In a 2000 article published in Money, Jason Jweig profiled a remarkable investor and friend of Warren Buffett named Joseph Rosenfeld who oversaw the investment committee for Grinnel College, a small school in Iowa.

“Joe,” says Buffett, “is a triumph of rationality over convention.” By ignoring the conventional wisdom about investing, Rosenfield has made money grow faster and longer than almost anyone else alive. Since 1968, he’s turned $11 million into more than $1 billion. He has heaped up those gains not with hundreds of rapid-fire trades but by buying and holding–often for decades. In 30 years, he’s made fewer than a half-dozen major investments and has sold even more rarely. [emphasis added] “If you like a stock,” says Rosenfield, “you’ve got to be prepared to hold it and do nothing.”

Here are the lessons from Joe Rosenfeld as summarized by Jason Jweig.

Do a few things well. Rosenfield built a billion-dollar portfolio not by putting a little bit of money into everything that looked good but by putting lots of money into a few things that looked great. Likewise, if you find a few investments you understand truly well, buy them by the bucketful. However, I think Rosenfield is a rare exception. Without his kind superior knowledge, skill and connections, most of us mere mortals need to diversify broadly across cash, bonds, and U.S. and foreign stocks.

Sit still. If you find investments that you clearly understand, hold on. Since it was their long-term potential that made you buy them in the first place, you should never let a short-term disappointment spook you into selling. Patience–measured not just in years but in decades–is an investor’s single most powerful weapon. Witness Rosenfield’s fortitude: In 1990, right after he bought Freddie Mac, the stock dropped 27%-. Rosenfield never panicked. Instead, he just waited. “Joe invests without emotion,” says Buffett, “and with analysis.

Invest for a reason. Rosenfield is a living reminder that wealth is a means to an end, not an end in itself. His only child died in 1962, and his wife died in 1977. He has given much of his life and all of his fortune to Grinnell College. “I just wanted to do some good with the money,” he says. That’s a lesson for all of us. Instead of blindly striving to make our money grow–or measuring our worth by our possessions–each of us should pause and ask: What good is my money if I never do some good with it? Is there a way to make my wealth live on and do honor to my name?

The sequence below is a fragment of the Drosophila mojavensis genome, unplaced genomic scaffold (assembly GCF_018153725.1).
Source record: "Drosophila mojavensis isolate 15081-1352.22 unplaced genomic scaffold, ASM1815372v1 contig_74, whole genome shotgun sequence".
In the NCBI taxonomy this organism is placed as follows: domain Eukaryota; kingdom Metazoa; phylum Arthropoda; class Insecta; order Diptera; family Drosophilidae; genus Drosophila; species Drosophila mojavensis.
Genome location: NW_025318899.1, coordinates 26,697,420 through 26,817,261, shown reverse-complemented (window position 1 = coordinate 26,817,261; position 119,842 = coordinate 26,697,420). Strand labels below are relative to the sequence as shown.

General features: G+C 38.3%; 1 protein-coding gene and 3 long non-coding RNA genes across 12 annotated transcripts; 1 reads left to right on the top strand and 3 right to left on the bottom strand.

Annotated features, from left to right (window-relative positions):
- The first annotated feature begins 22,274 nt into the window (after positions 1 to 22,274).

Coca-Cola (KO) Offers Good Risk-Adjusted Returns

To no surprise, Coca-cola (KO) showed up on my watchlist this week of companies with excellent long-term returns on equity. KO is widely regarded as one of the finest businesses in the world. Even after well over a hundred years of growth, the company is still expanding and has huge untapped and under-tapped markets ahead if it. Its moat is wide, and it has shown a great ability to not only grow its core brands, but also to adapt to local tastes and develop or acquire new products.

The stock has performed well as of late and is currently very close to its 52-week high.

Today, I am taking a look at KO’s valuation. I am using the general approach put forth in Prem Jain’s excellent book on Warren Buffett called Buffett Beyond Value: Why Warren Buffett Looks to Growth and Management When Investing.

Based on KO’s long-term track record, I am estimating that EPS will grow at a rate of 8% annually over the next decade. The mean EPS estimate for 2010 is $3.50. Assuming 8% annual growth, EPS will be $7.54 in 2020. I am further assuming that given KO’s superior economics it deserves a P/E of 20, if fully valued. Its median P/E over the past decade has been 21. That would give KO a price of $150.80 in 2020. Using a discount rate of 7%, the present value of KO’s stock is $76.67.

Now let’s look at KO’s dividends. I estimate that KO will pay a dividend of $1.84 over the next 12 months and that the dividend will also grow at a rate of 8% over the next decade. By my estimate, KO’s dividend has grown by over 10% annually over the past decade. Using the same discount rate of 7%, the NPV of KO’s dividends over the next decade is $17.94.

Add the NPV of the dividends ($17.94) and the present value of the 2020 stock price ($76.67) and you get an intrinsic value of $94.61, which is a discount of about 35% from where it is currently trading. The discount coupled with KO’s formidable moat gives you a margin of safety.

By comparison, using a discount rate of 12% in the same equations gives an intrinsic value of about $62 per share. KO traded as low as $50 per share within the prior 52 weeks. Director Barry Diller purchased $20 million of the stock at $39.91 in March of 2009. Diller recently raised his stake by purchasing another 120,000 shares at a cost of $7.4 million.

Of course, when doing this type of analysis it makes sense to plug in your own assumptions for the growth rate, discount rate and terminal P/E.

The author of this blog is NOT an investment, trading, legal, or tax advisor, and none of the information available through this blog is intended to provide tax, legal, investment or trading advice. Nothing provided through these posts constitutes a solicitation of the purchase or sale of securities/futures. The data and information presented in this blog entry is believed to be accurate but should not be relied upon by the user for any purpose. Any and all liability for the content or any omissions, including any inaccuracies, errors or misstatements in such data is expressly disclaimed.